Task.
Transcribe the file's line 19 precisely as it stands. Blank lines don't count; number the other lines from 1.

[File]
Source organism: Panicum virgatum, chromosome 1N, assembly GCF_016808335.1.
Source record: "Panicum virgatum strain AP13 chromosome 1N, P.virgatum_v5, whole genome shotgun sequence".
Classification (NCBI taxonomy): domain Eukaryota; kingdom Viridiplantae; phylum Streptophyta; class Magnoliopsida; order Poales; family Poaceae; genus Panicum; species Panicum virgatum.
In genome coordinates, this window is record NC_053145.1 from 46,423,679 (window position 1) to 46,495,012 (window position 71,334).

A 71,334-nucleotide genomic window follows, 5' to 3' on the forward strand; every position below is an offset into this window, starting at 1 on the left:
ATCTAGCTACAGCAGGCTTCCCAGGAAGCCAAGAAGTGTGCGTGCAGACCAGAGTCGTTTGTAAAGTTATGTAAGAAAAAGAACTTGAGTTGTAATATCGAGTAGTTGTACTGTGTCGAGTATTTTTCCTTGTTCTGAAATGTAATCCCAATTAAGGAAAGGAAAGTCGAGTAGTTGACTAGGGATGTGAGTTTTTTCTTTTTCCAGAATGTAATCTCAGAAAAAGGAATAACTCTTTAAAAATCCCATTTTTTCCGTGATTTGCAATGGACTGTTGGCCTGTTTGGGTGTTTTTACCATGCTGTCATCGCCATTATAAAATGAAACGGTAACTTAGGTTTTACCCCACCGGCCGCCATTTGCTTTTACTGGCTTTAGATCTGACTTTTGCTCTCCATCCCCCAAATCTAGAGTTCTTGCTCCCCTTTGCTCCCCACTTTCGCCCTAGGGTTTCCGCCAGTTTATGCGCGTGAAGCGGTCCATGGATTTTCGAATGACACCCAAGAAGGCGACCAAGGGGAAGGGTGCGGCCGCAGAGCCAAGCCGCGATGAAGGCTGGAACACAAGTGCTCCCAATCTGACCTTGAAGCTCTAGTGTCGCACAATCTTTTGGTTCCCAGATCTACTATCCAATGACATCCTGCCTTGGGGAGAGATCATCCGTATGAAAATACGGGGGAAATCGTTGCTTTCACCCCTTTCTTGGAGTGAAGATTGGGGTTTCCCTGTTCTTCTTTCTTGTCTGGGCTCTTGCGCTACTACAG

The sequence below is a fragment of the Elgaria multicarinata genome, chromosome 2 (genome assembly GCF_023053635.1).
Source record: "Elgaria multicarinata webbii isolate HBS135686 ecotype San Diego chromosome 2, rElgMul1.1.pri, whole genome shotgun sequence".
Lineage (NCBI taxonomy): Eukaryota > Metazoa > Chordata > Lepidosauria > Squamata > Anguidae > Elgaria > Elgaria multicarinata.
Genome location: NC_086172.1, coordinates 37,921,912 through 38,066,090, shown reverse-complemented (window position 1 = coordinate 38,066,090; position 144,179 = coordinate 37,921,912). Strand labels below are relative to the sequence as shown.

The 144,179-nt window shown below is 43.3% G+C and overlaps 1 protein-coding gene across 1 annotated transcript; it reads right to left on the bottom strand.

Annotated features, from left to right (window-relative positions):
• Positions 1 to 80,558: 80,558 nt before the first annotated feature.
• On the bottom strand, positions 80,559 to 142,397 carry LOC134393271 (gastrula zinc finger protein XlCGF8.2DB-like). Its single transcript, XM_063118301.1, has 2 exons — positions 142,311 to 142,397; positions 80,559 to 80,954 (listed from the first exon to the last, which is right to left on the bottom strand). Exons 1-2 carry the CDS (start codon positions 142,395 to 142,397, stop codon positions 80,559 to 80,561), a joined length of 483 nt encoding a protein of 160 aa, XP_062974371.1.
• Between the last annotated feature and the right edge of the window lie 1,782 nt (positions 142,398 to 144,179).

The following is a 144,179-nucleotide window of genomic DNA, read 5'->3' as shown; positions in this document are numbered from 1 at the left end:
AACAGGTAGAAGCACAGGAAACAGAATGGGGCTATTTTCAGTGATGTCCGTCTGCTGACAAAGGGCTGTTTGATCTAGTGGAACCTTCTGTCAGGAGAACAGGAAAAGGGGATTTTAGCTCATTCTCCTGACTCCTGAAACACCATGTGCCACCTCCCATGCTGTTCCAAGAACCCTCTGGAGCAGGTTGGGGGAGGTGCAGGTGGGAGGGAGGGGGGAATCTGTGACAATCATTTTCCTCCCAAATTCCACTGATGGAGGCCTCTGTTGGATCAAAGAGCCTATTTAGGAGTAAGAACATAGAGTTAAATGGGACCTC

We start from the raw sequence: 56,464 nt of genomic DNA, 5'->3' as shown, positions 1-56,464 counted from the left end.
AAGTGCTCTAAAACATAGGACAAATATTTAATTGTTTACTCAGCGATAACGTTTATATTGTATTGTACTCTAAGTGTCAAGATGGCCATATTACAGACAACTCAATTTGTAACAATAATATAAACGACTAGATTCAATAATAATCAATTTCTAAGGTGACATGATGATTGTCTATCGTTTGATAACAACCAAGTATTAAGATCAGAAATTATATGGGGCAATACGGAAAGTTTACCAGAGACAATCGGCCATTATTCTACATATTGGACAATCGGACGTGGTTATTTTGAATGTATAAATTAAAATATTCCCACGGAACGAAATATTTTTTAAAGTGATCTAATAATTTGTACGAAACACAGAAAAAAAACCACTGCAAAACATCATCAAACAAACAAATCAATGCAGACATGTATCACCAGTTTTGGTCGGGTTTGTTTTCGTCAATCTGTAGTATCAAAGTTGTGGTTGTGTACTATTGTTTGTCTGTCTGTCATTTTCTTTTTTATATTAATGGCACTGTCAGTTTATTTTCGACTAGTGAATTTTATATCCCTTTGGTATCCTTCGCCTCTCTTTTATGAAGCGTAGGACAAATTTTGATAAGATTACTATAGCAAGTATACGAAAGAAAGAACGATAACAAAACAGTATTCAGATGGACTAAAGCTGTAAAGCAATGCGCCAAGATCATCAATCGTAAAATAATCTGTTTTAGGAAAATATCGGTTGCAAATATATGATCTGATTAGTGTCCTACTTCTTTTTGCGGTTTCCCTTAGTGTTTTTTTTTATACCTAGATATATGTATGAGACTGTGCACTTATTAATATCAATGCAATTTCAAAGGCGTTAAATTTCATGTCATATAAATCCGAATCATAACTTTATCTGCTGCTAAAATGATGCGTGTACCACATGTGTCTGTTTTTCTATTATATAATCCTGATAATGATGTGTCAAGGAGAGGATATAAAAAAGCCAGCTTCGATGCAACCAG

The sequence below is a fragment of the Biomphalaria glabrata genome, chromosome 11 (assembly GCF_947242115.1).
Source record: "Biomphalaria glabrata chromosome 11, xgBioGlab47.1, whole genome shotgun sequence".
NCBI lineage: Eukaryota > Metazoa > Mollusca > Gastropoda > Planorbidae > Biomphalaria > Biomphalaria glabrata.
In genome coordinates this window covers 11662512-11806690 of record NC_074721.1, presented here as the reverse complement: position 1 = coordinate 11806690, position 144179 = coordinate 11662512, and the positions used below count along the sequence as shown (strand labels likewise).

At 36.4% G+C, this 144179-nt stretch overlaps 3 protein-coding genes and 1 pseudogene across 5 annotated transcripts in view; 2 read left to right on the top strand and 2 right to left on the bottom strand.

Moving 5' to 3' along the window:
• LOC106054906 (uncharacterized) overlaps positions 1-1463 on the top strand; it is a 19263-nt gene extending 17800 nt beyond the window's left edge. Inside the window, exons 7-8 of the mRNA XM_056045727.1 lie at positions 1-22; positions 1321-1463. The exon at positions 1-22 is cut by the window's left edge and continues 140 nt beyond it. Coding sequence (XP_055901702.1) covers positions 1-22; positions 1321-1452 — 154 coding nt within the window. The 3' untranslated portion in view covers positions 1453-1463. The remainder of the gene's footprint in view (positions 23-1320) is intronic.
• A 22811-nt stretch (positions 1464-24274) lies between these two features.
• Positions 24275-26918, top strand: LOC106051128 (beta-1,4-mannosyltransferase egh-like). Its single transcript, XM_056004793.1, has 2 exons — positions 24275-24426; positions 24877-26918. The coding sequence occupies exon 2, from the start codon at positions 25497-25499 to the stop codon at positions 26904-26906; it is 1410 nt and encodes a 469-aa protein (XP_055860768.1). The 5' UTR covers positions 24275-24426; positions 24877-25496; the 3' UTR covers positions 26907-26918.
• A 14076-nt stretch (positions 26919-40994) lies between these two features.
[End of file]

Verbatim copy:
AAGTGCTCTAAAACATAGGACAAATATTTAATTGTTTACTCAGCGATAACGTTTATATTGTATTGTACTCTAAGTGTCAAGATGGCCATATTACAGACAACTCAATTTGTAACAATAATATAAACGACTAGATTCAATAATAATCAATTTCTAAGGTGACATGATGATTGTCTATCGTTTGATAACAACCAAGTATTAAGATCAGAAATTATATGGGGCAATACGGAAAGTTTACCAGAGACAATCGGCCATTATTCTACATATTGGACAATCGGACGTGGTTATTTTGAATGTATAAATTAAAATATTCCCACGGAACGAAATATTTTTTAAAGTGATCTAATAATTTGTACGAAACACAGAAAAAAAACCACTGCAAAACATCATCAAACAAACAAATCAATGCAGACATGTATCACCAGTTTTGGTCGGGTTTGTTTTCGTCAATCTGTAGTATCAAAGTTGTGGTTGTGTACTATTGTTTGTCTGTCTGTCATTTTCTTTTTTATATTAATGGCACTGTCAGTTTATTTTCGACTAGTGAATTTTATATCCCTTTGGTATCCTTCGCCTCTCTTTTATGAAGCGTAGGACAAATTTTGATAAGATTACTATAGCAAGTATACGAAAGAAAGAACGATAACAAAACAGTATTCAGATGGACTAAAGCTGTAAAGCAATGCGCCAAGATCATCAATCGTAAAATAATCTGTTTTAGGAAAATATCGGTTGCAAATATATGATCTGATTAGTGTCCTACTTCTTTTTGCGGTTTCCCTTAGTGTTTTTTTTTATACCTAGATATATGTATGAGACTGTGCACTTATTAATATCAATGCAATTTCAAAGGCGTTAAATTTCATGTCATATAAATCCGAATCATAACTTTATCTGCTGCTAAAATGATGCGTGTACCACATGTGTCTGTTTTTCTATTATATAATCCTGATAATGATGTGTCAAGGAGAGGATATAAAAAAGCCAGCTTCGATGCAACCAG